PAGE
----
We had been told that the arrival by sea to Kotor, situated in a secluded part of Boka Kotorska bay, was like enjoying a trip along the majestic Norwegian fjords. They were not mistaken. Lying in the northern part of the Montenegro coast, the bay is the deepest natural fjord in the Mediterranean Sea.
Kotor has developed around Stari Grad, the city’s walled old town and most prominent landmark, which itself is littered with UNESCO World Heritage sites. Kotor is set against a backdrop of steep-sided mountains which almost tumble on to the waterfront, where cafés jostle for custom outside the impressive entrance to the walled city.
Step inside, and a world opens up of small, bustling squares criss-crossed by narrow streets, which were once full of the noise and vibrancy of seamen and traders. A city typical of the Middle Ages, medieval architecture and culturally significant monuments are at every turn. We sat and enjoyed a glass of local red wine whilst surrounded by tourists pressing into the area as the taverna offered free WiFi.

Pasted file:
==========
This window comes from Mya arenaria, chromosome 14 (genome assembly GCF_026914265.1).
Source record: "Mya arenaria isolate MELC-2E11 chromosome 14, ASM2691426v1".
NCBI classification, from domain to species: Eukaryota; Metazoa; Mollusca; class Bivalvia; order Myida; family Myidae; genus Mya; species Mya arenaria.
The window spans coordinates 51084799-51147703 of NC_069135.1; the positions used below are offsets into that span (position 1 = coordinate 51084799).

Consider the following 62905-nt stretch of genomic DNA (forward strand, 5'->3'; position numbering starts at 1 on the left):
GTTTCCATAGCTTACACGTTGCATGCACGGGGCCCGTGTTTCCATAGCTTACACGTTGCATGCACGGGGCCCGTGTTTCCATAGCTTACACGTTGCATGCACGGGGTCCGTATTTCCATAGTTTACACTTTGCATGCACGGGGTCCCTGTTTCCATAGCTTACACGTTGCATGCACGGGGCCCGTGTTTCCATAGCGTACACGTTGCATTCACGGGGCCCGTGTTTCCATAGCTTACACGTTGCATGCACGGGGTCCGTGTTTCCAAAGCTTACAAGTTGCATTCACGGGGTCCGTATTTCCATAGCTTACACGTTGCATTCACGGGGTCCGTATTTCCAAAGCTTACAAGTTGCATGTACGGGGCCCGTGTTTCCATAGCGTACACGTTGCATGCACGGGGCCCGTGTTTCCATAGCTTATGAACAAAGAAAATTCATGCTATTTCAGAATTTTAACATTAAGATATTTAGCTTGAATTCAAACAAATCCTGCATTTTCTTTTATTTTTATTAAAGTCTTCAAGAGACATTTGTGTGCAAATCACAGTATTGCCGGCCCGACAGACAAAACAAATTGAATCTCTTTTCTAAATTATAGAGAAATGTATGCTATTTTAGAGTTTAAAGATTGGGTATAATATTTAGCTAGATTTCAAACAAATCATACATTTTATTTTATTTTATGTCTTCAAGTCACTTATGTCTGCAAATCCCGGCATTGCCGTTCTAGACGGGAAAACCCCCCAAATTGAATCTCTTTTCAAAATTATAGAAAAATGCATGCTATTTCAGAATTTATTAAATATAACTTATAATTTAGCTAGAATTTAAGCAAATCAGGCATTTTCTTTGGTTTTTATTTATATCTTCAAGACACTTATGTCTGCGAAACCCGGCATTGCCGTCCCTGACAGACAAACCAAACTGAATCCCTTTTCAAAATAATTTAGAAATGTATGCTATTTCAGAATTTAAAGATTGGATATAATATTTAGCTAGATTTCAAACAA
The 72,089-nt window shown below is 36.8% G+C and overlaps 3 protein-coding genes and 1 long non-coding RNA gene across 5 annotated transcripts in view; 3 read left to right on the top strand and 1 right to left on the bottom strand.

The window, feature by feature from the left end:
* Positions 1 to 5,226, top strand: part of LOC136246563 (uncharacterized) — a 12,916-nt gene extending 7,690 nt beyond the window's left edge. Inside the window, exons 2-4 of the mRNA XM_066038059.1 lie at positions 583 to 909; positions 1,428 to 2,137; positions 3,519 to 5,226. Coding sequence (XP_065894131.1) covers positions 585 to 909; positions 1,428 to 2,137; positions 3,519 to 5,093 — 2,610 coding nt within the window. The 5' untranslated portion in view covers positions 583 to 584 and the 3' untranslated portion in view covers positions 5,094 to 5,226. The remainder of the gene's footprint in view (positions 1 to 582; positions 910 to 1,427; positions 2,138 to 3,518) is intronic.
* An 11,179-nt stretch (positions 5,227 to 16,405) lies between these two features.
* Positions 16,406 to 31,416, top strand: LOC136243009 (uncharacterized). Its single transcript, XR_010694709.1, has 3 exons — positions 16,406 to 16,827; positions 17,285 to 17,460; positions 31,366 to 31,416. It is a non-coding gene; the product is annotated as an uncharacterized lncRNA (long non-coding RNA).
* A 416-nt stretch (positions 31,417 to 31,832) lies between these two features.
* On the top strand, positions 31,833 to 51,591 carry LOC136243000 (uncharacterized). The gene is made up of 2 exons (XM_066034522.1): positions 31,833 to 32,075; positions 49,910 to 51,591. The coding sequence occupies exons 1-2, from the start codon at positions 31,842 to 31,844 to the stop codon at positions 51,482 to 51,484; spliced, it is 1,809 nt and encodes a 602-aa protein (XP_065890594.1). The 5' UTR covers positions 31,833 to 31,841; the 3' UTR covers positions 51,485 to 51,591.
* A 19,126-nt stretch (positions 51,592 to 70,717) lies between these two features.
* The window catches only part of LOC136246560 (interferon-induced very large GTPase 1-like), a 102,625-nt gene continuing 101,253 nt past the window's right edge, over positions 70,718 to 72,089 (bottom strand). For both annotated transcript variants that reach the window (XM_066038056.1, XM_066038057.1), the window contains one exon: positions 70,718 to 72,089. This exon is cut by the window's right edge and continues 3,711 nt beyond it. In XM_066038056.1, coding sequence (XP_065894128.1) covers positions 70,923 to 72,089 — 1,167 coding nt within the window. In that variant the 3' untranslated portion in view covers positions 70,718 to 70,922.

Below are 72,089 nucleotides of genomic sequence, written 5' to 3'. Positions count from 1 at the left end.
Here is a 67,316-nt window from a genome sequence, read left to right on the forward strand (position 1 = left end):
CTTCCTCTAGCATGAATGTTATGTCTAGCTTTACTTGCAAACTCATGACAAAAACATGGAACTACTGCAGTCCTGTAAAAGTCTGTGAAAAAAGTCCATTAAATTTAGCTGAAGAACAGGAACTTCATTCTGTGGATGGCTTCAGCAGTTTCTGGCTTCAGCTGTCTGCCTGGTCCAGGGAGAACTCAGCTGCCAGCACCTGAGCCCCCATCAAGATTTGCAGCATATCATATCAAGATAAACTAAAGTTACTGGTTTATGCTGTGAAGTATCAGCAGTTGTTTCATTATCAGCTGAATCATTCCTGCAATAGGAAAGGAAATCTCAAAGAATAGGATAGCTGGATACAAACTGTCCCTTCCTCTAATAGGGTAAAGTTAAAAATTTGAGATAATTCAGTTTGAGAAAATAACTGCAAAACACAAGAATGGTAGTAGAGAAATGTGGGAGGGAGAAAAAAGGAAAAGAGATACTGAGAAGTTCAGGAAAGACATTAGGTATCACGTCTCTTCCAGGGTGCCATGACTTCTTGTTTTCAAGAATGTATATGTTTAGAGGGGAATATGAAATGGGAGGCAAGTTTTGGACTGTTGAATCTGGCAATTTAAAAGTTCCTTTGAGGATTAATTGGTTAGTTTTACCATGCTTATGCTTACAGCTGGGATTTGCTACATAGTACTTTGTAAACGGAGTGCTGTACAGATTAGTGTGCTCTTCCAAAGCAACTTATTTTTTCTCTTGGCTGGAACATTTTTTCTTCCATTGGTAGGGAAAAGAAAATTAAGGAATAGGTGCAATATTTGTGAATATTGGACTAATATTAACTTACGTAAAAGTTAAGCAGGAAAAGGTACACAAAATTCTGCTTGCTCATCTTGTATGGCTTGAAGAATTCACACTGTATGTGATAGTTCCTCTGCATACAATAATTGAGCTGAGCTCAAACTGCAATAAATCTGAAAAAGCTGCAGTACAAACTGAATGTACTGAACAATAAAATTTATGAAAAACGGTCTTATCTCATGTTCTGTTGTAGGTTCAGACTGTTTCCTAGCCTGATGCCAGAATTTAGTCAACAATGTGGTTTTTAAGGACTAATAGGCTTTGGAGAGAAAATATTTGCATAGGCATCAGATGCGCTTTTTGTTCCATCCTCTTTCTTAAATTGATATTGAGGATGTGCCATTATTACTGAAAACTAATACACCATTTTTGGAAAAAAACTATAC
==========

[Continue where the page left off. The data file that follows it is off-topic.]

We fed our way back along the streets to a small shop selling scrumptious, hot slices of pizza for €2 each, and took them back to the bay area where we sat under the shade of a tree and soaked up the atmosphere. Montenegro’s coastal areas enjoy a Mediterranean climate, with dry summers, and although we had arrived relatively early in the season, our timing could not have been more perfect. This is most definitely a country we would like to see more of.
Next stop: Rome